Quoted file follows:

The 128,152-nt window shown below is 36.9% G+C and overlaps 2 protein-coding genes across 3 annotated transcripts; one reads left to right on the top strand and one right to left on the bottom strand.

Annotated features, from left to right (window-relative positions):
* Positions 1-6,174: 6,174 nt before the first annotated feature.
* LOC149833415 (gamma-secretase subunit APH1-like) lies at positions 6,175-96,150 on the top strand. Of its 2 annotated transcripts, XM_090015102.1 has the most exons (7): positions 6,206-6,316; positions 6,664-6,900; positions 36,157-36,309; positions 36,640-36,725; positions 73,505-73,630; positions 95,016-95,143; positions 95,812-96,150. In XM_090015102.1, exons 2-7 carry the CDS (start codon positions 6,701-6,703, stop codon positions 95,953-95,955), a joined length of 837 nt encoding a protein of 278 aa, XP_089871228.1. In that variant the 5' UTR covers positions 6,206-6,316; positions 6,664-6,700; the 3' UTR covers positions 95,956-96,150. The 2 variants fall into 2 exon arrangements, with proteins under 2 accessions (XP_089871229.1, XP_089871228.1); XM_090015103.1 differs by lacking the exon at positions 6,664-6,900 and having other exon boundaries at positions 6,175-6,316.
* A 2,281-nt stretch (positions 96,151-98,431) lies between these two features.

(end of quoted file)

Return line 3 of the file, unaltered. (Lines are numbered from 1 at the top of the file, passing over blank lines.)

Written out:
* Positions 1-6,174: 6,174 nt before the first annotated feature.